The Origin of Money – Part I: Cash
Euro banknotes and coins are used in a large number of payments every day. Private individuals and enterprises usually withdraw this money from their bank accounts. But where do banks get this cash from?
First of all, retailers and other customers deposit their cash at the bank. However, if customers want to withdraw more cash than has been deposited, the bank needs to obtain additional cash in order to satisfy this demand.
Banks get this cash from the central bank. In the Eurosystem, from the European Central Bank and the central banks of the euro-area countries, which in Germany is the Deutsche Bundesbank.
In order to obtain cash, banks withdraw it from their account at the central bank. If banks DON'T have sufficient funds in this account, they usually take out a loan from the central bank. For a loan of this type, the commercial bank must provide the central bank with collateral – usually in the form of securities – and must also pay interest on this loan to the central bank. The central bank then credits the loan amount to the account of the commercial bank, thereby creating money. The commercial bank can then withdraw its credit balance as cash.
The moment the central bank disburses the cash to the bank, the banknotes, which until then were just printed paper, are transformed into cash, or legal tender. This cash is transported to the banks, which can then pay it out to their customers.
The banks can pay in their surplus cash to the central bank. The central bank then carries out quality checks on this cash and removes notes or coins that are no longer fit for circulation. It replaces these with new banknotes and coins, which can then once again be paid out to the banks. The central bank analyses any detected counterfeits, reports these to the police and stores them securely.
The genuine money that banks deposit with the central bank is credited to their central bank accounts. The banks can use this credit balance to repay the loans they took out for the purpose of obtaining cash.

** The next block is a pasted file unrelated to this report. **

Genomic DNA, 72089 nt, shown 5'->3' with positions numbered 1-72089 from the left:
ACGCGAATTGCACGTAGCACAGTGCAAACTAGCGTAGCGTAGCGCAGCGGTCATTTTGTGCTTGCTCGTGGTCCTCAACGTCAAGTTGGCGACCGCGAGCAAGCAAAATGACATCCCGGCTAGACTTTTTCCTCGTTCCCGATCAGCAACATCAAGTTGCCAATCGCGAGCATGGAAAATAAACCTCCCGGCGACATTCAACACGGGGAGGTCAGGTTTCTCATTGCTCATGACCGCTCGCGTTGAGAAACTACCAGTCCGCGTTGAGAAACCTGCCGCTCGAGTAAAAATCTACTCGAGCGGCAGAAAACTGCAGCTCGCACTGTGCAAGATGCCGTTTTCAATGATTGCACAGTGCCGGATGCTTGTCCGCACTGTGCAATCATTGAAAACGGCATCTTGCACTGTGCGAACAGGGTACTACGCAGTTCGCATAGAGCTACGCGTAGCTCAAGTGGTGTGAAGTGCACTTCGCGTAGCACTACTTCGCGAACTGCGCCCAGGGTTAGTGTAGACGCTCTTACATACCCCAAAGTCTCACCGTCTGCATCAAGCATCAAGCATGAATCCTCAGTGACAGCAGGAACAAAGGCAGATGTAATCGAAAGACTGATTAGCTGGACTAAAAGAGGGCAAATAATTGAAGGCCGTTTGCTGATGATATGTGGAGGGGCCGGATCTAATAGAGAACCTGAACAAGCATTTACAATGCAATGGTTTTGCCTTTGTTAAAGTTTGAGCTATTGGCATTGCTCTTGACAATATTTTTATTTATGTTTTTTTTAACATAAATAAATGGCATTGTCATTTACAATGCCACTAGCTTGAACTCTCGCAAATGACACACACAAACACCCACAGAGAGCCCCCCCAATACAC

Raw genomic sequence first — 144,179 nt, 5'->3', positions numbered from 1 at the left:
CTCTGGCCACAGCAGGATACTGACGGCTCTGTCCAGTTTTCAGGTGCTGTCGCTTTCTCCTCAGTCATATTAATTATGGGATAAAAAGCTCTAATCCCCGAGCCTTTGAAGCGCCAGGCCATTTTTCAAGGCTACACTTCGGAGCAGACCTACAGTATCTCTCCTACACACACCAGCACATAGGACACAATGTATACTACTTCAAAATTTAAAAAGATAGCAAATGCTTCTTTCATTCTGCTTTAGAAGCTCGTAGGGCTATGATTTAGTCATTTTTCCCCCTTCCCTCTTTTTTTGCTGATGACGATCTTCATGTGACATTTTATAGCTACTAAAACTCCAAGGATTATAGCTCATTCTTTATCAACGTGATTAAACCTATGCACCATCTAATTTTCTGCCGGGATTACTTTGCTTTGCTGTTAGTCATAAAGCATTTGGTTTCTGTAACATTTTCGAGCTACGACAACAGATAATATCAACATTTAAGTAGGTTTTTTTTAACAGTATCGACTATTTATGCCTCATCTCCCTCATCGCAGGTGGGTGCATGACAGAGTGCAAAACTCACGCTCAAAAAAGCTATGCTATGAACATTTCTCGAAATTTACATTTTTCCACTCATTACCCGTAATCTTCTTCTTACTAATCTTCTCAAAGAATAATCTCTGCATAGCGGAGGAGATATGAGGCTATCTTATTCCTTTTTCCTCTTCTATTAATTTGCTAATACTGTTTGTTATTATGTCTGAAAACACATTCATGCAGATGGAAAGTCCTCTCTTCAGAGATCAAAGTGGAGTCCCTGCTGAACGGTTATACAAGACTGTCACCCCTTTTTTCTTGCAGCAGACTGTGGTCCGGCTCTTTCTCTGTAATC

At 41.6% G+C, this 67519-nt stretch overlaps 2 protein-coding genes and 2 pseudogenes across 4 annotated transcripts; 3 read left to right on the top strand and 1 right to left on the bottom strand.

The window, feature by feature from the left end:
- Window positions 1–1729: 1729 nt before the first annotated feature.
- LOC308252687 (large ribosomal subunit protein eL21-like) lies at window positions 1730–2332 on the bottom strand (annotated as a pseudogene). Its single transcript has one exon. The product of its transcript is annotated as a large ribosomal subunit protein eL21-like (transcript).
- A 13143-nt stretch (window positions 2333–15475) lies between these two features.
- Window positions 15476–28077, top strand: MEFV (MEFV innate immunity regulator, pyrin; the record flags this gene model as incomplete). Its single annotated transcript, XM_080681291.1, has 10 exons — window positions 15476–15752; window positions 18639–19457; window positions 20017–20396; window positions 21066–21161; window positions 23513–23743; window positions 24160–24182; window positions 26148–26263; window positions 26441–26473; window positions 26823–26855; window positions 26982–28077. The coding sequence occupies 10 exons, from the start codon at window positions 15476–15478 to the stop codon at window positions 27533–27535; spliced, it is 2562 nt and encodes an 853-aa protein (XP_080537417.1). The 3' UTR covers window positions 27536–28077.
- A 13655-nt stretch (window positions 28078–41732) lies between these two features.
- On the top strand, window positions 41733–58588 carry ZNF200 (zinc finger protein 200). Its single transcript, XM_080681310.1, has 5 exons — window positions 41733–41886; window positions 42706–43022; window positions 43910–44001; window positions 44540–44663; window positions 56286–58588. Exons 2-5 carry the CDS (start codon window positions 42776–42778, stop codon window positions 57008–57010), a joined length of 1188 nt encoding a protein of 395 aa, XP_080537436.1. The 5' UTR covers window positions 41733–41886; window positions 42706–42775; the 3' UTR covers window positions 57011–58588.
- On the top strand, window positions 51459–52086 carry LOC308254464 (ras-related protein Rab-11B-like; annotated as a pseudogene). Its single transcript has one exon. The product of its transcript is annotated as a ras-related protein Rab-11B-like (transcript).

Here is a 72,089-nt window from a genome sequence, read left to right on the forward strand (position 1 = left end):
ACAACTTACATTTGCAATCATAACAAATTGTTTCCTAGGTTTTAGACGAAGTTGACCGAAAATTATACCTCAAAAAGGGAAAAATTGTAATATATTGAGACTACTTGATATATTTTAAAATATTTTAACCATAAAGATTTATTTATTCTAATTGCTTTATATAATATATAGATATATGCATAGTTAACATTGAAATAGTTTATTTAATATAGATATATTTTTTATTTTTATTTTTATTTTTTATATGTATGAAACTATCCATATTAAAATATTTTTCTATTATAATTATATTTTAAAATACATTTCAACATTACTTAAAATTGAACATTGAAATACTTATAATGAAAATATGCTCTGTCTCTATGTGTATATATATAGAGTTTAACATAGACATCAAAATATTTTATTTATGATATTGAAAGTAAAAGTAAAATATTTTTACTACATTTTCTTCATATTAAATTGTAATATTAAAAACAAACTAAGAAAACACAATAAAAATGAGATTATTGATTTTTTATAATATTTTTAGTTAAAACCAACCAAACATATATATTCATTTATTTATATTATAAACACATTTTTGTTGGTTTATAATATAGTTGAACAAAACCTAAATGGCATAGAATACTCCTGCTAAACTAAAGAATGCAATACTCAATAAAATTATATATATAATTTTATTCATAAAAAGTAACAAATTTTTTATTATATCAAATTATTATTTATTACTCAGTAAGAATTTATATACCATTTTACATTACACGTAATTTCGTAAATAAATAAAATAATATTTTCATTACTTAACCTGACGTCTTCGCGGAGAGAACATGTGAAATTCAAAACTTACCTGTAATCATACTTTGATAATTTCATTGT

Euro banknotes and coins are legal tender in the euro area. For this reason, only the central banks of the Eurosystem – in Germany the Deutsche Bundesbank – are permitted to commission the production of new banknotes. They have a monopoly on issuing banknotes.
The Deutsche Bundesbank puts these banknotes into circulation and will take back any cash the banks no longer need at face value at any time. Manufacturing and transporting banknotes, as well as carrying out quality checks on them, all incur costs for the Deutsche Bundesbank. However, the Deutsche Bundesbank also makes money from the interest it charges banks for the loans that they take out in order to obtain banknotes. The profit made in this way contributes to the Deutsche Bundesbank's total profit, which, in turn, is paid on an annual basis to the Federal Ministry of Finance, that is the government.
Euro coins, by contrast, are issued by the euro-area governments. In Germany, this is the responsibility of the Federal Ministry of Finance. The right to issue coins is called the "coinage prerogative". The Ministry sells the coins to the Deutsche Bundesbank, which then puts them into circulation. The face value of the coins is higher than their cost of production, with the government making a profit on the difference.
Ultimately, ALL profits gained from the creation of cash benefit the government, and therefore society as a whole